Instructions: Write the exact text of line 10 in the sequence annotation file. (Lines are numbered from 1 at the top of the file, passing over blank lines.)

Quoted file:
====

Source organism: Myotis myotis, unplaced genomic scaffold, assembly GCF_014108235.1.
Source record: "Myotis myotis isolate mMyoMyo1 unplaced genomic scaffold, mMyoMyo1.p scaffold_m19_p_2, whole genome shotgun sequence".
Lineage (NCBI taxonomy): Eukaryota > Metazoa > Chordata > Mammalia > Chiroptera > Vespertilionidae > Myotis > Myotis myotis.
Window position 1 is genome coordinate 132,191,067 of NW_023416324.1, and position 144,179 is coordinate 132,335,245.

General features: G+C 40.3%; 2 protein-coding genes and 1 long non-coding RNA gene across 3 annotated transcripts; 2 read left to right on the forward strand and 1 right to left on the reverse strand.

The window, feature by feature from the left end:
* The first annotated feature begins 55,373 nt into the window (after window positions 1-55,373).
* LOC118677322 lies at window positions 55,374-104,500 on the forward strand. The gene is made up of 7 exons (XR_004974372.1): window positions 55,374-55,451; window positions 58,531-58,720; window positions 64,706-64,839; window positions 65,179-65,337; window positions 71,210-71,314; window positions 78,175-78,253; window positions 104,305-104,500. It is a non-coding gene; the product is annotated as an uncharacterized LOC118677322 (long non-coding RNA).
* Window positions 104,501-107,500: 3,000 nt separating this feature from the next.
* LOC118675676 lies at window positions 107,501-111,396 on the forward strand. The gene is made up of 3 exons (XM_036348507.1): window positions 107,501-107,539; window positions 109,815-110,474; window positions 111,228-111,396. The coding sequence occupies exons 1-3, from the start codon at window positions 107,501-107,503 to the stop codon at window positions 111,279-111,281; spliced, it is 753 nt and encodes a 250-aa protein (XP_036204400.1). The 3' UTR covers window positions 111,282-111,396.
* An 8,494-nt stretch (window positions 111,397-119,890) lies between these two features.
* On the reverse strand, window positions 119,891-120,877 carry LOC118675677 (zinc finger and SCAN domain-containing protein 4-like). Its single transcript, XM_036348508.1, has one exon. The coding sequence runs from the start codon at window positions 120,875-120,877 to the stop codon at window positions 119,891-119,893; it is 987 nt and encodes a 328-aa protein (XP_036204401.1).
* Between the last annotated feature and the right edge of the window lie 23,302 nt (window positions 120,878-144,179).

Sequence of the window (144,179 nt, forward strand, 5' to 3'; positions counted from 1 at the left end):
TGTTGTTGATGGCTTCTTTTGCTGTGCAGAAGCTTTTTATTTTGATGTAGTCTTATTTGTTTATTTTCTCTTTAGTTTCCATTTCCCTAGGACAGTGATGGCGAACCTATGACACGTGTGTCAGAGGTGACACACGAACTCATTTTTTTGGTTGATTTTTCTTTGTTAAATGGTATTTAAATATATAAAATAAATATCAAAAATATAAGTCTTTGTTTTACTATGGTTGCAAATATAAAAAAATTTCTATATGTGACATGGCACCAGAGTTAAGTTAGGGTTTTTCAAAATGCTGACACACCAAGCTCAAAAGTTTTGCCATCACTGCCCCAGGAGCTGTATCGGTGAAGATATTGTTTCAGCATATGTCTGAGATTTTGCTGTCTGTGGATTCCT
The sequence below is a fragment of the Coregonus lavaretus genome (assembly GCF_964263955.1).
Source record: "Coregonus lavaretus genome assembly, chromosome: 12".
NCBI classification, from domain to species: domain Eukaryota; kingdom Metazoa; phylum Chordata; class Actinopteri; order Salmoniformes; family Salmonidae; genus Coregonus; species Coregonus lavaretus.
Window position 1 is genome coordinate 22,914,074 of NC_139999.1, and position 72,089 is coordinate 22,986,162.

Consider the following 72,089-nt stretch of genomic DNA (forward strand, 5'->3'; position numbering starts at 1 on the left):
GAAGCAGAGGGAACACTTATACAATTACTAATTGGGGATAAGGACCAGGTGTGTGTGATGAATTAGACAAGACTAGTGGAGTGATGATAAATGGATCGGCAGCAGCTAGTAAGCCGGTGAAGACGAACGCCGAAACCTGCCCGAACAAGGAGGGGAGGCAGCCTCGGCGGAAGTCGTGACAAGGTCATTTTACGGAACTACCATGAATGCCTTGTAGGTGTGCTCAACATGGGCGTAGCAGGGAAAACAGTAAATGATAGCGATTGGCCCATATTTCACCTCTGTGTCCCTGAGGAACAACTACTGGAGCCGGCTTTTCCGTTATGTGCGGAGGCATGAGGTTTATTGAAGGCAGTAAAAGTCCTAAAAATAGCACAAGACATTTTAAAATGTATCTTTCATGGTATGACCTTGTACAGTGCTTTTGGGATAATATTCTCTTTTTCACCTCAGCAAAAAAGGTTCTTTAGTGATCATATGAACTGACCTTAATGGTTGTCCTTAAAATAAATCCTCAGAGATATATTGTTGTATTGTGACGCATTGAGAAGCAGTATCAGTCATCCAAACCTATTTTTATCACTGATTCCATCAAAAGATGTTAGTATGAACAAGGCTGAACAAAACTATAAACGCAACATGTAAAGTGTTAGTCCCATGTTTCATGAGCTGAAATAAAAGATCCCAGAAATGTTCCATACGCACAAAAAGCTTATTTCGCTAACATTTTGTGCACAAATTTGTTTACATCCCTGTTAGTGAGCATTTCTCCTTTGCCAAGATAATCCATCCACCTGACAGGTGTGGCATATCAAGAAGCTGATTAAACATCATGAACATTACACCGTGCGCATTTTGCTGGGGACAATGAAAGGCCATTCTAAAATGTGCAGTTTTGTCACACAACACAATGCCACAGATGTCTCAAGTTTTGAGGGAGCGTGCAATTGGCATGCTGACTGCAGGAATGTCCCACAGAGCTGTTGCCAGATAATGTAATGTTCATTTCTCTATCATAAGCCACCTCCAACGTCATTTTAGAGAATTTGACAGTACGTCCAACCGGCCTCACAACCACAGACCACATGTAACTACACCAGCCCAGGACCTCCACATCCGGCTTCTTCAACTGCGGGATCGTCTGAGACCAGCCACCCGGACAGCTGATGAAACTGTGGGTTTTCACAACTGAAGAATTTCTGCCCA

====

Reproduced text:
* LOC118675676 lies at window positions 107,501-111,396 on the forward strand. The gene is made up of 3 exons (XM_036348507.1): window positions 107,501-107,539; window positions 109,815-110,474; window positions 111,228-111,396. The coding sequence occupies exons 1-3, from the start codon at window positions 107,501-107,503 to the stop codon at window positions 111,279-111,281; spliced, it is 753 nt and encodes a 250-aa protein (XP_036204400.1). The 3' UTR covers window positions 111,282-111,396.